General Dynamics Teams With Italian Jet Maker for U.S. Air Force Trainer Competition
The team will be offering the T-100 Integrated Training System, an Italian-built aircraft. The trainer is based on the M-346 manufactured in partnership with Russia’s Yak Aircraft Corp.
“It is really quite an aircraft … that is winning global competitions,” said General Dynamics C4 Systems President Chris Marzilli.
Italy, Singapore and Israel have ordered a total of 57 aircraft as of last year with a pending order from the United Arab Emirates.
Although the T-100 is considered an off-the-shelf aircraft there will be work adapting it to U.S. Air Force specifications and providing a large ground-based flight simulator system and logistics for servicing the aircraft, Marzilli said in an interview.
“They need a U.S. prime to pull that together, and GD, and particularly C4 systems has a long heritage of complex systems integration and putting together large bids,” he added. “It’s a big management challenge. It’s a big technical challenge. It’s a big logistics challenge.”
With a planned buy of 350 aircraft along with the simulators, and an estimated cost of $11 billion to $17 billion over the contract’s lifetime — including sustainment costs — competition will be fierce.
The aircraft will be built in the United States. How much of the pre-assembly will take place in Italy is something that hasn’t been decided yet. Some of that will depend on how quickly the Air Force wants to ramp up production, said Mike DiBiase, vice president of General Dynamics T-X program.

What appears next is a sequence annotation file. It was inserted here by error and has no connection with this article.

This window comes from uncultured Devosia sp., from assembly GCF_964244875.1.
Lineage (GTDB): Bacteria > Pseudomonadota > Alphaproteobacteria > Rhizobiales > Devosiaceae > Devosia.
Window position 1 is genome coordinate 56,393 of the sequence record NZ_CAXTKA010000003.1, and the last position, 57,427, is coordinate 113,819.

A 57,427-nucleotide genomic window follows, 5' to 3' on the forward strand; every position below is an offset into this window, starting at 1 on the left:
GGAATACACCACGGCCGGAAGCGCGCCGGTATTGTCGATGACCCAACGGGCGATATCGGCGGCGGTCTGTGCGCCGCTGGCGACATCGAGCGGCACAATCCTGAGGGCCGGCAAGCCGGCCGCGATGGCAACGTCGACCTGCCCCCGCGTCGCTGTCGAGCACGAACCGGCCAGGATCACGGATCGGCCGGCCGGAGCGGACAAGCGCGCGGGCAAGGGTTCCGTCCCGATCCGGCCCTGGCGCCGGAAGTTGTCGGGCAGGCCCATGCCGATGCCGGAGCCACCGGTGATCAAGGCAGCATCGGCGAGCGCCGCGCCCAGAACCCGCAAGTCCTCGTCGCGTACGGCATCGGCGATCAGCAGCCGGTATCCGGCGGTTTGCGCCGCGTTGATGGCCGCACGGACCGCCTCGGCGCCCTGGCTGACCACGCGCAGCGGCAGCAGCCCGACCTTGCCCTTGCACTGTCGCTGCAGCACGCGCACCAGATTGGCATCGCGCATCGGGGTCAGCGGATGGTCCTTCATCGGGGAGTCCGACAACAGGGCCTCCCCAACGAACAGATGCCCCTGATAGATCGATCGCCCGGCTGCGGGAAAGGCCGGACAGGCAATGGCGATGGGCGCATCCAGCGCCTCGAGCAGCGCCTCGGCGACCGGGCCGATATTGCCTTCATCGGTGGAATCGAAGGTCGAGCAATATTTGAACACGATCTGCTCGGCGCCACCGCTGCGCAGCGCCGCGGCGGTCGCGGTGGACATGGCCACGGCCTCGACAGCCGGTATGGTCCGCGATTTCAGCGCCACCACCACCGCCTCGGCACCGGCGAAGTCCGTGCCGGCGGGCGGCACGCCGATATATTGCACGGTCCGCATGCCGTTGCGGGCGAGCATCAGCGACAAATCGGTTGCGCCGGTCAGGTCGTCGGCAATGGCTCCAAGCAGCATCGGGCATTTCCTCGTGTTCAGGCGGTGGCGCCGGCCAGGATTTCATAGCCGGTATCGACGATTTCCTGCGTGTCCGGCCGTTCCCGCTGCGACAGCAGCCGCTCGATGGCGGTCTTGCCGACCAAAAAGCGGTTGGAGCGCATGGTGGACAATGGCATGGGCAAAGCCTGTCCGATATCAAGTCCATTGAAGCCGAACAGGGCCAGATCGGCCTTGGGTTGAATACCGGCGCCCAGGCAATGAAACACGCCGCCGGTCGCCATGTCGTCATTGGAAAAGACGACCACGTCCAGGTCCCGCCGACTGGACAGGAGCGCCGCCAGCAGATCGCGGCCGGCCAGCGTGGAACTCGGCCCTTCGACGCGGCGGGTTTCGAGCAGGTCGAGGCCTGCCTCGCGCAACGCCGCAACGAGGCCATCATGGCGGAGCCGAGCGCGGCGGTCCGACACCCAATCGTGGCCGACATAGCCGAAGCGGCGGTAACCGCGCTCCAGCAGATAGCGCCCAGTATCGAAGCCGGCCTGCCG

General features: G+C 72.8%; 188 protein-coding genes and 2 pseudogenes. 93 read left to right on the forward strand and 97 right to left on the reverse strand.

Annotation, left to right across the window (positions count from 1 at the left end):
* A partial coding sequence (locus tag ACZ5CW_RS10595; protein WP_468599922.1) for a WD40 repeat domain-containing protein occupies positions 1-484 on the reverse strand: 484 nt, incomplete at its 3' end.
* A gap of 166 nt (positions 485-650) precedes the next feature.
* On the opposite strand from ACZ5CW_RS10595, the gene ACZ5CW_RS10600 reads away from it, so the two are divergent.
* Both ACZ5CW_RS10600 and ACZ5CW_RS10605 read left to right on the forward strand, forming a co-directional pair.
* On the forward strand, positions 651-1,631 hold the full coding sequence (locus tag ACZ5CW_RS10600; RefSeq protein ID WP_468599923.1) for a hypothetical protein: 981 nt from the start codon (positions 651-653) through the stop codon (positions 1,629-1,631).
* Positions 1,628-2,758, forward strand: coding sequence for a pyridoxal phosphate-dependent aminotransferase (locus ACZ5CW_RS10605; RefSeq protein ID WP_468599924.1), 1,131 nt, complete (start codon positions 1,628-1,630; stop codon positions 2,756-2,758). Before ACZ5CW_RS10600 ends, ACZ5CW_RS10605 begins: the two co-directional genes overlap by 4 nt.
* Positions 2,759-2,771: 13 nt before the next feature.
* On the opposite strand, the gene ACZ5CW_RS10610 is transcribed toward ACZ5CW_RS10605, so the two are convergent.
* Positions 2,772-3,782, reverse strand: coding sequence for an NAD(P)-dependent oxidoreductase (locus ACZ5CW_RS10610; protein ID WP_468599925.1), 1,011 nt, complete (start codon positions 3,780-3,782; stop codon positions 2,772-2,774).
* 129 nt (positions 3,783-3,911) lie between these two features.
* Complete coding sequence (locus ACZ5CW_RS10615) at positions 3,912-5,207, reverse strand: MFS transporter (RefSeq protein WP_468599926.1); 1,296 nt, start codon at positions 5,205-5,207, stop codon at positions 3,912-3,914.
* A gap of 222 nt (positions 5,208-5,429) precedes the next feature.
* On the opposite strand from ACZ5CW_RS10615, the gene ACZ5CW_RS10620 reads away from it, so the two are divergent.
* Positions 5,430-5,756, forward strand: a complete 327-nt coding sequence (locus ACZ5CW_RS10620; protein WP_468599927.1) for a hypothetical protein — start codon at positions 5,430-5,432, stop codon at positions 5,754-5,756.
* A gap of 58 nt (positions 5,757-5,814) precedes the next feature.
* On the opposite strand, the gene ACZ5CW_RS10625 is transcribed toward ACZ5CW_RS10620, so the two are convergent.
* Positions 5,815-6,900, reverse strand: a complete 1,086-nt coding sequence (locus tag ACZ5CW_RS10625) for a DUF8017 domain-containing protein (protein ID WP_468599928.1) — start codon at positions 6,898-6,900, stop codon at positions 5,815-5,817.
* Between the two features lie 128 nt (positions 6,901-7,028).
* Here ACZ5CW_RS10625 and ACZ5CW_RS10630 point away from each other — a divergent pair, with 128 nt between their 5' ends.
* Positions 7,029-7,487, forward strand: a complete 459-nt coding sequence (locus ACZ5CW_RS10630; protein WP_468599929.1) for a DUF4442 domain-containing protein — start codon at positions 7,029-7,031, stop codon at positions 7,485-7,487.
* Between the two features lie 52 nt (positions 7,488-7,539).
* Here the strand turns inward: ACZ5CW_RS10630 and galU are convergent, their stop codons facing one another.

“It will meet the test of ‘Made in the U.S.A.,’” Marzilli said, noting that many of the Italian-built T-100s’ subcomponents already originate in the United States. The companies have not chosen a manufacturing location yet.
Other team members may come on board. “There is obviously room in a job this complex and of this scale for partners as well,” Marzilli said.
The Air Force has a list of about 12 training gaps that the T-38, the current trainer developed in the 1970s, can’t fill. Among the top needs are sensor management, air-to-air intercepts, sustained G-force, night vision training and air-to-air refueling.
The Air Force is holding an industry day on Jan. 29 to 30 at Wright-Patterson Air Force Base, Ohio. That follows a request for information that came out in October. “They are starting to communicate with industry and that is always a good sign,” DiBiase said.
Other candidates will be BAE Systems with its updated version of the Hawk, a purpose-built trainer that has been in production since the 1970s. It has partnered with Northrop Grumman, which will do the manufacturing, and L-3 Link Simulation and Training.
Lockheed Martin will also be in the hunt. It is offering another off-the-shelf aircraft, the T-50, which it is building in South Korea with its manufacturing partner Korean Aerospace Industries.
The Boeing Co., meanwhile, does not have an off-the-shelf aircraft, but executives have expressed interest in competing for the program.
A Boeing spokesman told National Defense last year its analysis shows that a “purpose-built solution will provide the most affordable and effective solution to the Air Force’s advanced flight training requirements.”
The relatively new F-22 and the upcoming deployment for the F-35 will hasten the need for a trainer that can accommodate these fourth- and fifth-generation fighters, executives have said.
The F-22 and F-35 are single seat aircraft. In the past, a pilot would come out of the training program and go into a two-seat F-16 or F-15, and receive additional operational training in a squadron. They will not have that luxury the first time they take the stick in the new fighters.
General Dynamics was the original manufacturer of the F-16 until it sold that part of its business to Lockheed Corp. in 1993. It now owns business jet manufacturer Gulfstream Aerospace.
Photo Credit: Alenia Aermacchi North America